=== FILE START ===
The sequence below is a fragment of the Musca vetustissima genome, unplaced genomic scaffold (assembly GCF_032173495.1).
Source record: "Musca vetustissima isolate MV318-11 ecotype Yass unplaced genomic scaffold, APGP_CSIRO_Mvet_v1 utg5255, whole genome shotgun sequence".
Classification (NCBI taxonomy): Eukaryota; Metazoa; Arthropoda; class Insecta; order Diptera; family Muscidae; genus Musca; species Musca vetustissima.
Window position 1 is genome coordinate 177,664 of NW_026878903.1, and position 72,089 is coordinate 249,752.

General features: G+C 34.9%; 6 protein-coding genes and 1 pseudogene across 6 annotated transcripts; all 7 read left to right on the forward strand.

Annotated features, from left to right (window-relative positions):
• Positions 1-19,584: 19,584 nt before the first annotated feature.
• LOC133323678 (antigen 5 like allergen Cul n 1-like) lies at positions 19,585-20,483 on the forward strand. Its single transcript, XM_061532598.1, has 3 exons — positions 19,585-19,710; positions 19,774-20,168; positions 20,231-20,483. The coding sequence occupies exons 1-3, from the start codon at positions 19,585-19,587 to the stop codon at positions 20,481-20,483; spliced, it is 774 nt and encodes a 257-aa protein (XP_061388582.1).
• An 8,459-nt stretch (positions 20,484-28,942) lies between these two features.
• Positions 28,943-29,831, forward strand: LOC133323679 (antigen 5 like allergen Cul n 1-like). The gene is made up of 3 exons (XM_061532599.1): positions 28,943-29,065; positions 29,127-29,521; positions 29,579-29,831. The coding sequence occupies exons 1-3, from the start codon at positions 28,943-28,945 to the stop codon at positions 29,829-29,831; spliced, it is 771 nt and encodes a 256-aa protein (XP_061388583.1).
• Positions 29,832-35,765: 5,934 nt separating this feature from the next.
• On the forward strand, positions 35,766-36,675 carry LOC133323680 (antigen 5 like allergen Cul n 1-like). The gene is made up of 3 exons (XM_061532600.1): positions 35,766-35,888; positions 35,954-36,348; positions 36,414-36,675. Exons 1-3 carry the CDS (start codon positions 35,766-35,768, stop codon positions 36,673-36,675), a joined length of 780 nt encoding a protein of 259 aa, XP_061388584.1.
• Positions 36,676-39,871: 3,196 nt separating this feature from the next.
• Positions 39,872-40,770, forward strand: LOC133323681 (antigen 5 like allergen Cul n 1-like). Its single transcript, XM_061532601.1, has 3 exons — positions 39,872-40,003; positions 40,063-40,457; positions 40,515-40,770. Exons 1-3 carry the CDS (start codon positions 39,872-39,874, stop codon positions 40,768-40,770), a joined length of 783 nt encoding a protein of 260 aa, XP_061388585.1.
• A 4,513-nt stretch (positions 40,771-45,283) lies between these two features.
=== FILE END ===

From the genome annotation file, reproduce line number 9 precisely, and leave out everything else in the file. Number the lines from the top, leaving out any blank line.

• An 8,459-nt stretch (positions 20,484-28,942) lies between these two features.